Will Trump, Congressional Infections Boost Innovations For Covid-19 Survivors?

By | October 15, 2020


When powerful politicians confront a life-threatening diagnosis, it can change policy priorities. 

In addition to President Trump and a slew of top aides, five U.S. senators and 15 members of the House of Representatives have now tested positive or been presumed positive in tests for Covid-19 as of Oct. 5, according to a running tally by National Public Radio (NPR).

In that light, the recent burst of coronavirus infections could accelerate three significant innovations affecting every Covid-19 survivor.

1) Post-Covid Clinics

Even seemingly mild encounters with the coronavirus can trigger a cascade of lingering health consequences. While “there is no consensus definition of post-acute Covid-19,” noted an Oct. 5 JAMA commentary, symptoms that have been reported include joint pain, chest pain, fatigue, labored breathing and organ dysfunction “involving primarily the heart, lungs and brain.”

A survey by Survivor Corps, a patient support group, and the Indiana University School of Medicine found that Covid “long haulers” often suffer from “painful symptoms…that some physicians are unable or unwilling to help patients manage.” A similar survey by the Body Politic Covid-19 Support Group concluded that Covid long-haulers face “stigma and lack of understanding [that] compromise access to health care and quality of support.”  

“It’s a nightmare,” a coronavirus survivor in her 40s told me. (Like other long-haulers, she asked not to be named.)

The woman recalled going to the emergency room (ER) with tightness in her chest and trouble breathing. If someone barely touched her stomach, she screamed in pain. Her primary care physician eventually recommended she see a cardiologist and a gastroenterologist, but there was neither coordination nor urgency. As she waited a month for the gastroenterologist, “my stomach was bloating like I was pregnant, and it was hard to breathe. No one was listening to me.”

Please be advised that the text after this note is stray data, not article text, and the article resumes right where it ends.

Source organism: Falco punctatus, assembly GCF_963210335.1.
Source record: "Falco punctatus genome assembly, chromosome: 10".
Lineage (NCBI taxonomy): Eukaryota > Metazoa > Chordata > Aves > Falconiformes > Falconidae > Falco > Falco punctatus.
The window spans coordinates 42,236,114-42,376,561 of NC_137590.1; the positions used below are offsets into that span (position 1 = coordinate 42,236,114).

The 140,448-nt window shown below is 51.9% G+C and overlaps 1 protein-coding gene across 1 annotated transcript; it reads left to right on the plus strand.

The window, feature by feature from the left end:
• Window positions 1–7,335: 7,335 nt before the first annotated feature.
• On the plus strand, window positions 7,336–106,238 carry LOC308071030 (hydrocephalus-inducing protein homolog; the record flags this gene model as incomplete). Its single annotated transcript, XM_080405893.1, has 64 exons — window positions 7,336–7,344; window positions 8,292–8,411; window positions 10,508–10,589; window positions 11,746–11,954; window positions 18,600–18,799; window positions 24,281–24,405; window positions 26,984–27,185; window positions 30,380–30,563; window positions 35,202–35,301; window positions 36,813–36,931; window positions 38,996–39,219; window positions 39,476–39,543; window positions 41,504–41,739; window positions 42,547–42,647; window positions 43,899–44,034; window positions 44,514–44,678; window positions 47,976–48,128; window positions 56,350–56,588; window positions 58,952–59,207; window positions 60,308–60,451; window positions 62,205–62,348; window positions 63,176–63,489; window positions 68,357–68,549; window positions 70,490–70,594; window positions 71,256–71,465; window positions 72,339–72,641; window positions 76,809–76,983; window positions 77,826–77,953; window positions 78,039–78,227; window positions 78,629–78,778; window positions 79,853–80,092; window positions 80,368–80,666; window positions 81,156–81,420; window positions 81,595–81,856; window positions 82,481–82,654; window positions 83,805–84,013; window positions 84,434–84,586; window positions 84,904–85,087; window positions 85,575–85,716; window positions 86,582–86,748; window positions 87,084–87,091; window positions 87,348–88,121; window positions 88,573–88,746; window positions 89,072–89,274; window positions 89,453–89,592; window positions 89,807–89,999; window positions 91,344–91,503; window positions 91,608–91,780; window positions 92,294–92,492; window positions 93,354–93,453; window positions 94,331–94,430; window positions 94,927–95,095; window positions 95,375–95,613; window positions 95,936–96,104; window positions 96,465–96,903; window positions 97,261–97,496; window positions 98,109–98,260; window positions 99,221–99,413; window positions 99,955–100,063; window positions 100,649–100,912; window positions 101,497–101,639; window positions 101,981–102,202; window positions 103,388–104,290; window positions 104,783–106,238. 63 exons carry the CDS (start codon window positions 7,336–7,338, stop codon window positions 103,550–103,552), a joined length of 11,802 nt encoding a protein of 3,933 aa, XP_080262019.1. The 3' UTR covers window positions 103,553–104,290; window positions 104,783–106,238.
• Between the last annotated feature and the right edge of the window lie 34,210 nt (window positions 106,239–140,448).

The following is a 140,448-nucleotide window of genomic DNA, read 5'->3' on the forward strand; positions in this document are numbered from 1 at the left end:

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Enter “Post-Covid,” or “Covid-19 Recovery” clinics. The centers aim “to bring together medical professionals across a broad spectrum,” from subspecialists to social workers, according to a recent article in Kaiser Health News. Based on the number of positive tests in the United  States, a half million people could already have long-lasting coronavirus symptoms, one expert said.

One of the first and largest of these clinics was opened by New York’s Mount Sinai Health System in May. A partial list of others includes the Hackensack Meridian Health System in New Jersey, the University of Pennsylvania Health System and University of California-San Francisco.

But while post-Covid centers promise more holistic, coordinated and cost-effective care, innovation doesn’t guarantee adequate insurance reimbursement for financially struggling hospitals.

That’s where political power comes in. With some 20 Congressional Covid-19 survivors (and counting?), as well as the president, there’s an impressive, bipartisan group potentially pushing to make certain Covid long-haulers can access the services they need. 

2) Patient-generated health data

One way long-haulers have tried to fight what they’ve felt was physician indifference is by generating their own data at home.